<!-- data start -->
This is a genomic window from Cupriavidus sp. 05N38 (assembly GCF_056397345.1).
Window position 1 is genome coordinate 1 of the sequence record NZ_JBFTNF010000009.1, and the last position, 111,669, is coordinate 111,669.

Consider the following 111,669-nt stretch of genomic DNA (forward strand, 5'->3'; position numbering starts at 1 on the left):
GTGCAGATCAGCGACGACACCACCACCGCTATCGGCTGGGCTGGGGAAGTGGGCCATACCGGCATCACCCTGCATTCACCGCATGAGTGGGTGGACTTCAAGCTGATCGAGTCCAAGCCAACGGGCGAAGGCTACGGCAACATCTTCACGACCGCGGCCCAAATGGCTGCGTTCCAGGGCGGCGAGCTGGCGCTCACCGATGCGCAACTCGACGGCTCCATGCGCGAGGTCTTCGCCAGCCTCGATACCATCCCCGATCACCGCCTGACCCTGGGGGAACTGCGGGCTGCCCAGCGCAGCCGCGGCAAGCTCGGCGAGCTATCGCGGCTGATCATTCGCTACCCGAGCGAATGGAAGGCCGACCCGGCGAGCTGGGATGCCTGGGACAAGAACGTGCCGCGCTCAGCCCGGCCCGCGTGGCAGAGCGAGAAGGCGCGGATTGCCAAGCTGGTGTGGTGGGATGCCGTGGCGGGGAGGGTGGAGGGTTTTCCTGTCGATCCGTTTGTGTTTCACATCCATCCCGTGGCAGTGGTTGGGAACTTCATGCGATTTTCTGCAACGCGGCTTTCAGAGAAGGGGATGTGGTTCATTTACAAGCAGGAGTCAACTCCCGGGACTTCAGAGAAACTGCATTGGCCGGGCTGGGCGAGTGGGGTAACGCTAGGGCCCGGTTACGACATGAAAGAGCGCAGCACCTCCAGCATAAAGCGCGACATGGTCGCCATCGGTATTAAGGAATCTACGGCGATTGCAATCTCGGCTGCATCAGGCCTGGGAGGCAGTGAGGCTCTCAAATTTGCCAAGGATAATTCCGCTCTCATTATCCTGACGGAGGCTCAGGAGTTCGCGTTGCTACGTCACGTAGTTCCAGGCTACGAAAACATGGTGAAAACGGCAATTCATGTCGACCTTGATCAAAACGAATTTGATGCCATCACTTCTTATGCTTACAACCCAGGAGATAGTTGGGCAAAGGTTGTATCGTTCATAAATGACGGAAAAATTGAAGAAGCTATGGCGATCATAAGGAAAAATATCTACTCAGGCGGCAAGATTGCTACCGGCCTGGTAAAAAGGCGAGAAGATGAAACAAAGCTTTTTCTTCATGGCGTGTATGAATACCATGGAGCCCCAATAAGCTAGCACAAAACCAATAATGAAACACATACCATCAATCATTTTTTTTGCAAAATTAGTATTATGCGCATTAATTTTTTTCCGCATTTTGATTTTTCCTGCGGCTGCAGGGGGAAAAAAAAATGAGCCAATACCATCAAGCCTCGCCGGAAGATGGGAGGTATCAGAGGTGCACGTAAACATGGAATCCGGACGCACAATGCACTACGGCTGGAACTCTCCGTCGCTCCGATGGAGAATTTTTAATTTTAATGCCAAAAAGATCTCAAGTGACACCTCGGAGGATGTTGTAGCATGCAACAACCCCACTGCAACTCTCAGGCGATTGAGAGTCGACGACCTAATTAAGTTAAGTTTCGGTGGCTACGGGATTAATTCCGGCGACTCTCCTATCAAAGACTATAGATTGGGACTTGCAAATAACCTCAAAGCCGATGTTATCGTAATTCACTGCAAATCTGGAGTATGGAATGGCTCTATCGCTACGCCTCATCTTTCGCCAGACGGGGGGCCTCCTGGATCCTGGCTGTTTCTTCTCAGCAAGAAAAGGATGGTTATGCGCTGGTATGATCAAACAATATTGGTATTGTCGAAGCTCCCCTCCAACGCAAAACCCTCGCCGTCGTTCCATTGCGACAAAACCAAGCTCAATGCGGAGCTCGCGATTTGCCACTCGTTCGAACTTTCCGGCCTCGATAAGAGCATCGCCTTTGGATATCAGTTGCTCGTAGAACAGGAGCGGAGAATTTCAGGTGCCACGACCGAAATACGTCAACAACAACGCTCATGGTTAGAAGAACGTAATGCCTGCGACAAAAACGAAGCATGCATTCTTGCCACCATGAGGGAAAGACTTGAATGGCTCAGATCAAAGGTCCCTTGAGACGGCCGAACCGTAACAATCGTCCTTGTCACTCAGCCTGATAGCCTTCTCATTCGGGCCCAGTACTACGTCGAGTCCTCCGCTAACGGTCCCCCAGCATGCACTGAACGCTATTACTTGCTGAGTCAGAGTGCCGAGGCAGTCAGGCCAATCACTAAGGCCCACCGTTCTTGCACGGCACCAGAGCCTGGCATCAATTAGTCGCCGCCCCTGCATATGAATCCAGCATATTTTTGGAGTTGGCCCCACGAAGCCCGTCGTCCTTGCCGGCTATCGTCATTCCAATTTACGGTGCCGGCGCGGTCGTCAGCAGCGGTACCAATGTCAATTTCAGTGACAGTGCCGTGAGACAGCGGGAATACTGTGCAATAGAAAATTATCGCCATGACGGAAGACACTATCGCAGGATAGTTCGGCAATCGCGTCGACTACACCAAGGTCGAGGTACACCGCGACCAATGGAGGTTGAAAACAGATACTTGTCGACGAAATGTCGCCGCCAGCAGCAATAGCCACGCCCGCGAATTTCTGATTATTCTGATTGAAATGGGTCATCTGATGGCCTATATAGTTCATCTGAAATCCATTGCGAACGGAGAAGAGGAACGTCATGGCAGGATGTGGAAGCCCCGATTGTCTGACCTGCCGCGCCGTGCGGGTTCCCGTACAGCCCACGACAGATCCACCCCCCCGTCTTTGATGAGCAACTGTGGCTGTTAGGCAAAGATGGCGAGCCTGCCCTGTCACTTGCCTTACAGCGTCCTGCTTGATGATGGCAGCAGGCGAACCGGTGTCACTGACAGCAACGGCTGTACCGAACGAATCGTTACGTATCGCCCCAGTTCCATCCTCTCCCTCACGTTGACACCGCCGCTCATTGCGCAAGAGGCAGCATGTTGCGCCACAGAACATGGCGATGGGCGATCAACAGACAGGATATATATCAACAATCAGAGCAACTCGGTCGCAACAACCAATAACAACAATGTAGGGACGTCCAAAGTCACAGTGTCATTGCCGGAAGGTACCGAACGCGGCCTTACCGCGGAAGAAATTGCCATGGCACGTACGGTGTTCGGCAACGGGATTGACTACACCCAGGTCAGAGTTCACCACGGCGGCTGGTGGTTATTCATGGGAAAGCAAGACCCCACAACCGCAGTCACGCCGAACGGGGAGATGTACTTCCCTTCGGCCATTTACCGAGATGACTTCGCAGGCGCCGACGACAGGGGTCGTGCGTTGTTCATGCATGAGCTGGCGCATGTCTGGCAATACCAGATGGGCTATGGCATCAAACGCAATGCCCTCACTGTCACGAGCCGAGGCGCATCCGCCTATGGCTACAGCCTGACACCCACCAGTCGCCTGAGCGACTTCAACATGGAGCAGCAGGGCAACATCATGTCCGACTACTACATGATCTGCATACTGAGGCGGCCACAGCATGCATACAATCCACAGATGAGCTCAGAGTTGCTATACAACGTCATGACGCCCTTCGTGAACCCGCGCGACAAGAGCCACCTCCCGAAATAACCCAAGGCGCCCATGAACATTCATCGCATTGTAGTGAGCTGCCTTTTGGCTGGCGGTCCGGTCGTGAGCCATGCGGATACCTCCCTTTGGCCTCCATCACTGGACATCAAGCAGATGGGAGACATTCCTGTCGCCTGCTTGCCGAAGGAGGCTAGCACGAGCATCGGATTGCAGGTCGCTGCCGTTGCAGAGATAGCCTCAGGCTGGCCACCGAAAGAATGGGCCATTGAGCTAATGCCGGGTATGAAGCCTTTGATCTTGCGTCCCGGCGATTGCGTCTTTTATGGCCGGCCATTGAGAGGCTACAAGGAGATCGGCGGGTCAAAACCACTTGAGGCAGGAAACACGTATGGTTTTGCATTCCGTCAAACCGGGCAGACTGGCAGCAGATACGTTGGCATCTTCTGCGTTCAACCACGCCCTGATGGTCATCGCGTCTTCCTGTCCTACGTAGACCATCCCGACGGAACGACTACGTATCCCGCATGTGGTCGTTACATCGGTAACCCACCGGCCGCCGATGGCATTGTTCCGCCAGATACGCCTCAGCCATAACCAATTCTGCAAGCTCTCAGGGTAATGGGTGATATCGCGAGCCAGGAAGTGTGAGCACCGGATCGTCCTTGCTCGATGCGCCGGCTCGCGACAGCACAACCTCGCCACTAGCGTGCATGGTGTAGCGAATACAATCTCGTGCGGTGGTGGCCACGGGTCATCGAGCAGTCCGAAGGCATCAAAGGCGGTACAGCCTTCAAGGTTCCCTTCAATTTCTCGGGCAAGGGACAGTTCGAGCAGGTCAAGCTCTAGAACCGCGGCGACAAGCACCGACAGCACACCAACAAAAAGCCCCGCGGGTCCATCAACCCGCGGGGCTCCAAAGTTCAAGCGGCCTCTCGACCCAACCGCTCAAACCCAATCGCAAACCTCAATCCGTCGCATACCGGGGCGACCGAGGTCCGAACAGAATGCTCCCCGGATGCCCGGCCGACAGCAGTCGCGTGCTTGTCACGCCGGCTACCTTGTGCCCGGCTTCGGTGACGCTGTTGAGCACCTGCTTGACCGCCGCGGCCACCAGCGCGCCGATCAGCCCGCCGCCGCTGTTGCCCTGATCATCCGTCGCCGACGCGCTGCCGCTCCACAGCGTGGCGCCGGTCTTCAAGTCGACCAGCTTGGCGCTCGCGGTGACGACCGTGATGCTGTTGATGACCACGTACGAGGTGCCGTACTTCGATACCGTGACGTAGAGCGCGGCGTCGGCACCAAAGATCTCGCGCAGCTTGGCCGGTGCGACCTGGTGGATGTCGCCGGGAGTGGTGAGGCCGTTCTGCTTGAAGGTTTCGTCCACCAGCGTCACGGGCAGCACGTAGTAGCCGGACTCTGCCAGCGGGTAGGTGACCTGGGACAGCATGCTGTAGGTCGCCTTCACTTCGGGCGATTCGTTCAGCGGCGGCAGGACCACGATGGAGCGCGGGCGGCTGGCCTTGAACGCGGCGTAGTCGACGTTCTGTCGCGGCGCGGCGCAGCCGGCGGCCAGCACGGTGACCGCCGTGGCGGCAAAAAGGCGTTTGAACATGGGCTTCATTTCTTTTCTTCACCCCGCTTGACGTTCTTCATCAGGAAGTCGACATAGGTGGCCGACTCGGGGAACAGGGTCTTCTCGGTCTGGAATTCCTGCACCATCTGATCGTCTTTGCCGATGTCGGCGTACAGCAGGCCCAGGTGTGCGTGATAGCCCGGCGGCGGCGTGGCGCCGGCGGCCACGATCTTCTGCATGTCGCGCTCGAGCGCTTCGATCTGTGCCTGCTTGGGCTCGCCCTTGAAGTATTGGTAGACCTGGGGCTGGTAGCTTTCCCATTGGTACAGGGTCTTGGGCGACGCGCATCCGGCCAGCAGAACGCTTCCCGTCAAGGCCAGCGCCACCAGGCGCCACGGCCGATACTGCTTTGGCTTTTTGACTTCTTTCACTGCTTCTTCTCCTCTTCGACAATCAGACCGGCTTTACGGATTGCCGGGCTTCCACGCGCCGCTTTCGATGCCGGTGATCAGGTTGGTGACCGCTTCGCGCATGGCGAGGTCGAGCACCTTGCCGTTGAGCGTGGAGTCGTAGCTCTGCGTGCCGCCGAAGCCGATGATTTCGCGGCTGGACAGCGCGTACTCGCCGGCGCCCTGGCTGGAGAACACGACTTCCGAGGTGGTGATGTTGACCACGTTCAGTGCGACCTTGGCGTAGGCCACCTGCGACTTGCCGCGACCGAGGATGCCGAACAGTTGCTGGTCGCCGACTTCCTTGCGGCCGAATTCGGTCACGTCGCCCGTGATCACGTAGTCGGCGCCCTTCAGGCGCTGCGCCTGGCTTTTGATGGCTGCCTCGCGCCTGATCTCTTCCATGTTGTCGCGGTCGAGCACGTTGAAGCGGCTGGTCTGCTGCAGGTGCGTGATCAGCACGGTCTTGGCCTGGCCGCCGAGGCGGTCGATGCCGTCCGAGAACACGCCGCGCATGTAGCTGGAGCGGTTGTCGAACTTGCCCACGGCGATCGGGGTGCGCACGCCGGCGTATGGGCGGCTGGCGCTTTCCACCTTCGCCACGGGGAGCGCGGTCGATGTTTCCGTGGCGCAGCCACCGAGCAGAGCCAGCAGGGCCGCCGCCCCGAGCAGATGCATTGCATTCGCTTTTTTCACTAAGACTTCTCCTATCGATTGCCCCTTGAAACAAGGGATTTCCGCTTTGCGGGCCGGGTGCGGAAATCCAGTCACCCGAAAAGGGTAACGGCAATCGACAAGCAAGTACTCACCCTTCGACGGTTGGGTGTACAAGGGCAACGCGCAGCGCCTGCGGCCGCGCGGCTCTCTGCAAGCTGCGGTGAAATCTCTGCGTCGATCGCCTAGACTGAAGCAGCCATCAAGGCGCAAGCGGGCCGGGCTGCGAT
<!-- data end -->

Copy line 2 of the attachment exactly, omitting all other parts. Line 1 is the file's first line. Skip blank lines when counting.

Window position 1 is genome coordinate 1 of the sequence record NZ_JBFTNF010000009.1, and the last position, 111,669, is coordinate 111,669.